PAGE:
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It’s difficult for a new airline credit card to compete with bank cards whose points transfer to a variety of different mileage programs. To be worthwhile the airline card has to earn more miles than competitors, and has to offer better benefits.
Back in February, when Barclays announced it would be introducing an Emirates credit card in the United States I highlighted this problem because Emirates was a transfer partner of American Express, Chase, and Capital One. In April Emirates even became a Citibank transfer partner too.
Barclays has an interesting take on this challenge: the new cards come with elite status, and spending on the card lets you keep your status.
- The $99 annual fee Emirates Skywards Rewards World Elite Mastercard® comes with Silver status for a year, and $20,000 spend each year continues to earn that status. There’s an initial bonus of 30,000 miles after $3000 spend within 90 days.
- The $499 annual fee Emirates Skywards Premium World Elite Mastercard® comes with Gold status (the 50,000 mile tier) for a year, and $40,000 spend each year continues to earn that status. There’s an initial bonus of 40,000 miles after $3000 spend within 90 days, and each year you spend $30,000 on the card you’ll earn an additional 10,000 miles. The card comes with Priority Pass Select (unlimited visits) and TSA PreCheck or Global Entry reimbursement (up to $100, every 5 years – so you may need to wait for benefits to expire to re-apply and get the credit).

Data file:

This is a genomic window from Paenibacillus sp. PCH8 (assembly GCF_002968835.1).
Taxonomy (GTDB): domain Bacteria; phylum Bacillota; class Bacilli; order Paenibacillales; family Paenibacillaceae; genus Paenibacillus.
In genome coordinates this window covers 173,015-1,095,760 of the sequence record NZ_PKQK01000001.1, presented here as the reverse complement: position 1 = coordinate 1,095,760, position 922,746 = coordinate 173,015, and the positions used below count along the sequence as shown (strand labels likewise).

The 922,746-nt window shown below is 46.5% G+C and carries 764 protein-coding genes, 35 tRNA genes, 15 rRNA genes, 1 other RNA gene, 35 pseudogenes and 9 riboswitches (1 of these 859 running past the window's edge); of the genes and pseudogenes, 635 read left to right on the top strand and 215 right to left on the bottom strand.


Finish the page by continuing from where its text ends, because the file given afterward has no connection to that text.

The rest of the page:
Earning on both cards is a rather uninspired ‘3-2-1′: 3 miles on Emirates spend; 2 miles on air, hotel and car rental; 1 mile on everything else.
Cardmembers’ miles don’t expire, and receive a 25% bonus when buying miles from Emirates. The pause on expiration is useful, since miles in the program expire 3 years after being earned normally, with new activity not extending expiration.
Ultimately the cards are valuable for preserving the life of miles, and for those who value Emirates status. They aren’t good for spending money on outside of earning elite status. And Emirates status has modest value.
- Silvers get complimentary seat selection and priority check-in and boarding, plus business class lounge access for themselves in Dubai.
- Golds can bring a guest with them into any Emirates business lounge.
Sadly there’s no opportunity for progress towards status from the credit card to count towards higher levels of status, including the Platinum tier or iO status.